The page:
What is the CORS Policy?

May 11, 2020

The CORS policy, or the Cross-Origin Resource Sharing policy, prevents accessing web resources from sources other than the server the website is running on for security purposes.

Accessing Assets

For most websites, all of the assets (images, text, files, etc.) they use are held on the same server the website is hosted on. Since a website should be trusted by the server hosting it, the site is given permission to use resources held by the host server. This is called the same-origin policy, as both the website and the assets share the same origin, namely the server they are hosted on.

Assets on Another Server

Imagine you wanted a website to make a call to another server with information on it. This can be done easily with the fetch() JavaScript function.

// gets the text written by the server and prints it in the console
fetch("url_of_server").then(req => req.text()).then(console.log)

With the above GET request, we can access the information stored on the servers we target.

Why CORS Is Important

Now that we can get arbitrary data from another server with a GET request, we can just as easily change or modify that data on the server by sending DELETE, POST, or UPDATE requests.

The server needs a way to make sure malicious websites can’t steal or damage protected information, while still allowing access to approved sites.

Simulating CORS

We can see how this works by making a simple webserver. Try running this Node.js server with this repl.it link.

//This is the template Node.js code provided by repl.it
var http = require('http');
//create a server object:
http.createServer(function  (req, res)  {
	res.write('Section is cool');  //write a response to the client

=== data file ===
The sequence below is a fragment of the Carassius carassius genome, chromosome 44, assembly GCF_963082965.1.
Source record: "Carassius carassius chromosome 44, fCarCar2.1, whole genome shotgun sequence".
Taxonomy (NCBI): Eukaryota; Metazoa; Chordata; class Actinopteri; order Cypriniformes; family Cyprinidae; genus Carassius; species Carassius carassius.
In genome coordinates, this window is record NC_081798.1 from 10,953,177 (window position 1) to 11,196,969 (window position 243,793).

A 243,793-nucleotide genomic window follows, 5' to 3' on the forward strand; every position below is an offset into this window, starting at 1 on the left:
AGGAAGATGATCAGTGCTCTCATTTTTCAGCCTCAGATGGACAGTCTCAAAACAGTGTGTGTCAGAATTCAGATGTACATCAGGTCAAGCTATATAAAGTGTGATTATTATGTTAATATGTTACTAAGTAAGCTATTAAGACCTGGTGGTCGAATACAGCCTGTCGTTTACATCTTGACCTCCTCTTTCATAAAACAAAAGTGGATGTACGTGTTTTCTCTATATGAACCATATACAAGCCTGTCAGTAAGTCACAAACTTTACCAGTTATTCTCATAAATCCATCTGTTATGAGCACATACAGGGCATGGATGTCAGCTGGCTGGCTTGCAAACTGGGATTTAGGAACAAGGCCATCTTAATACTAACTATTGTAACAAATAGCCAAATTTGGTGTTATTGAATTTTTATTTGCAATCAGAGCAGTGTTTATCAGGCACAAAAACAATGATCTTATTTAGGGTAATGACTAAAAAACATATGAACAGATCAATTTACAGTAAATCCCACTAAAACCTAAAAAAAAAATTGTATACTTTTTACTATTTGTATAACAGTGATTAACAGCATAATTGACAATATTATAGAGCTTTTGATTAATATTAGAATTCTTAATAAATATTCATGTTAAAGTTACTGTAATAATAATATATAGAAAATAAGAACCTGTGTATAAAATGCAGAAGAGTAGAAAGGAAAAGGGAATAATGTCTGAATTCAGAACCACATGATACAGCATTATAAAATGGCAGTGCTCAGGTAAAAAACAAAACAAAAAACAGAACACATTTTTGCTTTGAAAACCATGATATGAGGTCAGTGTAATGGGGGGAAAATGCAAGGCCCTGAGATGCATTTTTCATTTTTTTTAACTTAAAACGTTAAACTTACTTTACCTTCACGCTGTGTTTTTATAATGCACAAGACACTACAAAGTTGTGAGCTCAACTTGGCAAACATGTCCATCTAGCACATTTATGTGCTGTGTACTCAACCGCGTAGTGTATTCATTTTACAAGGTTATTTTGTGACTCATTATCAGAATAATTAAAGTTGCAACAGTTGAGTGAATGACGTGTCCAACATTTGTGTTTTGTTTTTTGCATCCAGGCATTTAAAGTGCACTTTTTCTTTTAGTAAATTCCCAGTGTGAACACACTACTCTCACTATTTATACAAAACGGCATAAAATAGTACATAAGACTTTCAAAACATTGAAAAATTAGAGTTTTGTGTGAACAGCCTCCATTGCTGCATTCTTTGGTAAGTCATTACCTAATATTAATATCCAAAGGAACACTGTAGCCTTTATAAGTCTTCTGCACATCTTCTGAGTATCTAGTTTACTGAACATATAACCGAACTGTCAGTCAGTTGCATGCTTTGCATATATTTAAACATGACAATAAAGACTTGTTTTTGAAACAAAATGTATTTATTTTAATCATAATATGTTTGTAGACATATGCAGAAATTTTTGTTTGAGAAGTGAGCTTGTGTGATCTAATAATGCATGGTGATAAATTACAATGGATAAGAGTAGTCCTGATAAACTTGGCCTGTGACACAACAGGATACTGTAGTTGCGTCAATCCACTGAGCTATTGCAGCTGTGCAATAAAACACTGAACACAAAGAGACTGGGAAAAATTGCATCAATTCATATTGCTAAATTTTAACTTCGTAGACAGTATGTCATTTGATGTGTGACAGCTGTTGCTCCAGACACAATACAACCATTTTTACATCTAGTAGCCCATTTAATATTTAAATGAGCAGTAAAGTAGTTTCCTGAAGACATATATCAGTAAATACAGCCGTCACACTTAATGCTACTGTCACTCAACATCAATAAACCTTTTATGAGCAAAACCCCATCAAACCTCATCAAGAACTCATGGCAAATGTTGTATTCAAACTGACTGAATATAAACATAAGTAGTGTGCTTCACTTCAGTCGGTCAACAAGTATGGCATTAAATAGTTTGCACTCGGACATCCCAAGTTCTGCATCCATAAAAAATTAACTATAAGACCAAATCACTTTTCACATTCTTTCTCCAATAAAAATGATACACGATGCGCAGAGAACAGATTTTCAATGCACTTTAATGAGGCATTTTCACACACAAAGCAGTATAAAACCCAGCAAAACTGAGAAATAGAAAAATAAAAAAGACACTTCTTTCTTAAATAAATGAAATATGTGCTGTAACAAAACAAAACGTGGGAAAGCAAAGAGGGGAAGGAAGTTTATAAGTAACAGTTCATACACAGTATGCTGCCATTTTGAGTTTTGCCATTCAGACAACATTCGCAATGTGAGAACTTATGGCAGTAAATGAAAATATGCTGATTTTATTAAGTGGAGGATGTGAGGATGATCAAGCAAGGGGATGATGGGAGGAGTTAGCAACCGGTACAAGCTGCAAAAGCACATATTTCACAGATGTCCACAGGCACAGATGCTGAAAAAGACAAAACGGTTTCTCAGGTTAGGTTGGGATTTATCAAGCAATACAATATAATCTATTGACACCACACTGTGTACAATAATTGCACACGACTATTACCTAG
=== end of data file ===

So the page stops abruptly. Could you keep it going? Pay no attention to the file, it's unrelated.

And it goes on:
res.end();  //end the response
}).listen(6003);  //the server object listens on port 6003

If you have Node.js, I recommend running this code locally.

To test the webserver, open the browser’s console on a website (such as this one), and enter:

fetch("https://cors1--nadivgold.repl.co/").then(req=> req.text()).then(console.log)

If you’re using the Node.js local version, use:

fetch("http://localhost:6003").then(req => req.text()).then(console.log)

Running this fetch() command in the console acts as if the website was sending the request.

You should see a CORS error in your console, looking something like:

cors console error
The asset we tried to request was the string “Section is cool” from the Node.js web server. Our request was blocked because the server did not explicitly give our website permission.

To fix this issue, we can add the ‘Access-Control-Allow-Origin’ to our web server. This HTTP header lets CORS know that we are okay with letting others request the asset. Simply add

res.setHeader("Access-Control-Allow-Origin",  "*")  //sets the allow use to all requests html header

to the Node.js server before the write, or use this new repl.it link.

The star symbol in the second argument denotes that all requests are accepted. If we just wanted to give access to one site, replace the star with the URL of that site.

We can now run the same fetch request as above to access our string.

If you’re using the new repl.it version, use this fetch instead:

fetch("https://cors2--nadivgold.repl.co/").then(req => req.text()).then(console.log)

We should now see Section is cool in the console.

Wrap Up

The most important thing to remember when dealing with CORS is to drink responsibly:) The second most important thing to remember is that, if you need something from another server, you also need that server’s permission.


About the author

Nadiv Gold Edelstein

Nadiv Gold Edelstein is a sophomore at University of Colorado at Boulder. He enjoys full stack development, teaching computer science, and being strongly opinionated about code.

This article was contributed by a student member of Section's Engineering Education Program. Please report any errors or innaccuracies to enged@section.io.